I am an uptight control freak. As much as I try to relax and let go that's just who I am. I spent years self-medicating it away, hoping I could dull the intense distraction of noticing every little thing that happens. Figuring maybe if I numbed myself enough I could find peace, but it didn't work. They say it's the type "A" personality who are prone to getting Fibromyalgia. The over-achievers, the doers, the perfectionists, the driven. I certainly fall into that category. I believe now if I'd listened to my body and not pushed through CFS/ME I would not have developed Fibromyalgia. But that's not how I was raised, isn't the society we live in and simply doesn't pay the bills! I see many of you out there doubted by those you love the most who have no grasp, no concept of what you are going through. They tell you to tough it out, get up off the couch and go live your life, exercise the pain away, go focus on something else, and it breaks my heart! I want to grab them by the shoulders and shake some sense into them. Fibromyalgia hurts so freakin' bad you really can't believe it unless you have it, and it's not just going to go away. It is real and until it's addressed it pounds the body relentlessly and soaks up every thought every minute of every hour of every day. It is a real physical condition that must be treated or will continue to get worse.
One of the hardest lessons learned throughout my journey with chronic illness was how to let go, be it simple house cleaning or complicated life isues. How to let stuff roll off my back, not internalize stress and anger and frustration because the consequence would be immediate and catastrophic to my mental and physical well being. I would get sick in a matter of minutes, feverish, sore throat, throbbing sinuses, aching body. There were many injustices that happened when I was too sick to fight I had to let go because the ramifications on my health were so severe. There was a car accident where a man ran a stop sign and plowed into us and then lied and said WE ran the stop sign. Oh that one was hard! There was the hospital bill I was paying down and with no warning whatsoever was sent to collections. Then there was my job, cutting my hours and squeezing me into a nighttime position after the years of profitable management I gave them. But I had to let that one go, too. There were others I had to consciously decide to release back into the universe and trust that everything works itself out in the end. I was one sick woman and simply couldn't take it on and recover from this illness at the same time.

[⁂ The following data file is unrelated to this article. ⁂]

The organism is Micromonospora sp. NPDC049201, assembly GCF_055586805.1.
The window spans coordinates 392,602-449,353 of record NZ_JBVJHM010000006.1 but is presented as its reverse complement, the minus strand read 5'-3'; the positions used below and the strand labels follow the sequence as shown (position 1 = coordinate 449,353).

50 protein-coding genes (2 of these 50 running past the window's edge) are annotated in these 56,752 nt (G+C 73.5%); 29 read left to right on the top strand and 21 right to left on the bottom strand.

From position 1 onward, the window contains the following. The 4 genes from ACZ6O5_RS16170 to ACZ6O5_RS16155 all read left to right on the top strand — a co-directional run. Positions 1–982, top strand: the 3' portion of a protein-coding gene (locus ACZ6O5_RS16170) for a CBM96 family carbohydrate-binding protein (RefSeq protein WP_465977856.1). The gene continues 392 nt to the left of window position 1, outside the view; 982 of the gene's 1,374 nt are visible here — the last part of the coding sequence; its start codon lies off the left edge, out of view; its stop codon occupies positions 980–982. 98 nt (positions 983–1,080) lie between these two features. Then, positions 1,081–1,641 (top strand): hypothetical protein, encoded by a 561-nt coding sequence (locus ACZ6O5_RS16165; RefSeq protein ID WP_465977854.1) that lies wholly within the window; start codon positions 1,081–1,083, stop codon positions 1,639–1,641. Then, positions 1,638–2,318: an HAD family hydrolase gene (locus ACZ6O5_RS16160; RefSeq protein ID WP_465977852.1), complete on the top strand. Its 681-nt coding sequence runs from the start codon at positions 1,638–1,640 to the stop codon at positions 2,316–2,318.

Fibromyalgia has softened me. It has reduced my expectations and presumptions of life. It has taught me how to laugh at the absurdly painful and truly not sweat the small stuff. On my good days. It has taught me acceptance, acquiescence, compliance. Allowing what is to just be. In other words, taking that stuff that happens in life that ram-rods your spine straight against your back and sends shooting, radiating flashes of tension and stress right into your brain and letting it R-O-L-L off the slope of your curved vertabrae and drop into the ocean of I can't do anything about it. It's hard to get to that place, difficult to accept you cannot do what was once accomplished with ease. Extremely frustrating to not be able to fight for your rights because you just get sicker. But it is completely necessary as well. My parents are going through a divorce and on my last trip home I saw this same evolution transpire with my step-mother for entirely different reasons. I was worried about Yorkie's wet paw prints all over the hardwood floor and followed him nervously around on my hands and knees cleaning up each mark. It's what was expected of me back in the days of 'yore when I was growing up in that house. Well my step-mom, she too has come a long way, and told me to stop, she didn't care. Her exact words, "Who cares if the house is clean if there is no one here to share it with." By golly folks, I think she's got it!
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This blog was originally published on 9/29/10.